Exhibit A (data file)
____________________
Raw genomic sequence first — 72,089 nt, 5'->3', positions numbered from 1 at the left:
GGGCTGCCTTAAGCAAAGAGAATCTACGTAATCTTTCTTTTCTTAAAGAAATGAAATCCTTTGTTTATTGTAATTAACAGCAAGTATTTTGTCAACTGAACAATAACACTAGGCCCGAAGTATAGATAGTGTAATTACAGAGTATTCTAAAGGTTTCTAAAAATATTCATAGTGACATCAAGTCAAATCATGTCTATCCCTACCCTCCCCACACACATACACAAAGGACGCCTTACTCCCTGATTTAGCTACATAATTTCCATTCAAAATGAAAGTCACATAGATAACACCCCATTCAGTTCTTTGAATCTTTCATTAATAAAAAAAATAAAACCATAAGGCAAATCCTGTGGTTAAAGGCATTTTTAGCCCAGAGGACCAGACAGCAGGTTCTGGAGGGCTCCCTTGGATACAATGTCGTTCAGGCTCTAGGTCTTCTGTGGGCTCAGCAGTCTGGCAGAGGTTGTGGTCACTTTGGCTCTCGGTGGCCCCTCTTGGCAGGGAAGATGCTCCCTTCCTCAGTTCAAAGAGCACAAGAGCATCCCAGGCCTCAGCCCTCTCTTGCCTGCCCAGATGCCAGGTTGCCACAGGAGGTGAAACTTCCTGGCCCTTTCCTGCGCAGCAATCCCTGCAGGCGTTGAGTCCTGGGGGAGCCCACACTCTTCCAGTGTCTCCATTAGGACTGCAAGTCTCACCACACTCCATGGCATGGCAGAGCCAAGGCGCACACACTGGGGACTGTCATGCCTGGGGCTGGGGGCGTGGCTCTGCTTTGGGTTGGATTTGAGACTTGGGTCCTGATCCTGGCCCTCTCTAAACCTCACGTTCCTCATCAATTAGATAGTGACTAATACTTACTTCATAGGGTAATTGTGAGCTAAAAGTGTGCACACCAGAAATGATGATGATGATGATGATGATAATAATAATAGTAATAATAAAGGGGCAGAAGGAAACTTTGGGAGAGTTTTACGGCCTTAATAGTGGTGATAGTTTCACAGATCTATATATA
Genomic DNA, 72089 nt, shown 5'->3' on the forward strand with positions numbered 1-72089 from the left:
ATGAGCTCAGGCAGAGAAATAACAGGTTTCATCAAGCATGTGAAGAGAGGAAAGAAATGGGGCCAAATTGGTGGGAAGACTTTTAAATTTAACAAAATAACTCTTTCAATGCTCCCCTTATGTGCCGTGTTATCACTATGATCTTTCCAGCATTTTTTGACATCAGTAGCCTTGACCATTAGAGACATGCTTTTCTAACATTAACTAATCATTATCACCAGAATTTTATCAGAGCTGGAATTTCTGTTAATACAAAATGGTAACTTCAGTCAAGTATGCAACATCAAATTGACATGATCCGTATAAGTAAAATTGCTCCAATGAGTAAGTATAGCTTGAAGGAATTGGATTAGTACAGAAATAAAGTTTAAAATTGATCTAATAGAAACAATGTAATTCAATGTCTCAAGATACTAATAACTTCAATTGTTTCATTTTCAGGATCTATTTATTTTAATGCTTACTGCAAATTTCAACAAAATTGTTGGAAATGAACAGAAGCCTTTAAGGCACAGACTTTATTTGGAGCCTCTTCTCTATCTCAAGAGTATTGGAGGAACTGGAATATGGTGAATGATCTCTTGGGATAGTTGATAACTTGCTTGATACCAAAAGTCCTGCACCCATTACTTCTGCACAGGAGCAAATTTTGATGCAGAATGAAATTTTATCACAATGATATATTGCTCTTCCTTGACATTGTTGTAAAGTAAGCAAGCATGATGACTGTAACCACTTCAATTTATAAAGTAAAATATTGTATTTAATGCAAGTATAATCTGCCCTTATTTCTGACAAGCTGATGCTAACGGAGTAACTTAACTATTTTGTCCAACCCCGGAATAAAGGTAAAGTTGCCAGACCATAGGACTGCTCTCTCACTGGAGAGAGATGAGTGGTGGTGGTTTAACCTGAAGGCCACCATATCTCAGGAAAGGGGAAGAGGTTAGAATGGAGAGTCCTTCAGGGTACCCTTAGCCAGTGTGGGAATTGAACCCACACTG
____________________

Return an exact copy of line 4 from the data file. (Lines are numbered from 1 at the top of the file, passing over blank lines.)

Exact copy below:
ATGAGCTCAGGCAGAGAAATAACAGGTTTCATCAAGCATGTGAAGAGAGGAAAGAAATGGGGCCAAATTGGTGGGAAGACTTTTAAATTTAACAAAATAACTCTTTCAATGCTCCCCTTATGTGCCGTGTTATCACTATGATCTTTCCAGCATTTTTTGACATCAGTAGCCTTGACCATTAGAGACATGCTTTTCTAACATTAACTAATCATTATCACCAGAATTTTATCAGAGCTGGAATTTCTGTTAATACAAAATGGTAACTTCAGTCAAGTATGCAACATCAAATTGACATGATCCGTATAAGTAAAATTGCTCCAATGAGTAAGTATAGCTTGAAGGAATTGGATTAGTACAGAAATAAAGTTTAAAATTGATCTAATAGAAACAATGTAATTCAATGTCTCAAGATACTAATAACTTCAATTGTTTCATTTTCAGGATCTATTTATTTTAATGCTTACTGCAAATTTCAACAAAATTGTTGGAAATGAACAGAAGCCTTTAAGGCACAGACTTTATTTGGAGCCTCTTCTCTATCTCAAGAGTATTGGAGGAACTGGAATATGGTGAATGATCTCTTGGGATAGTTGATAACTTGCTTGATACCAAAAGTCCTGCACCCATTACTTCTGCACAGGAGCAAATTTTGATGCAGAATGAAATTTTATCACAATGATATATTGCTCTTCCTTGACATTGTTGTAAAGTAAGCAAGCATGATGACTGTAACCACTTCAATTTATAAAGTAAAATATTGTATTTAATGCAAGTATAATCTGCCCTTATTTCTGACAAGCTGATGCTAACGGAGTAACTTAACTATTTTGTCCAACCCCGGAATAAAGGTAAAGTTGCCAGACCATAGGACTGCTCTCTCACTGGAGAGAGATGAGTGGTGGTGGTTTAACCTGAAGGCCACCATATCTCAGGAAAGGGGAAGAGGTTAGAATGGAGAGTCCTTCAGGGTACCCTTAGCCAGTGTGGGAATTGAACCCACACTG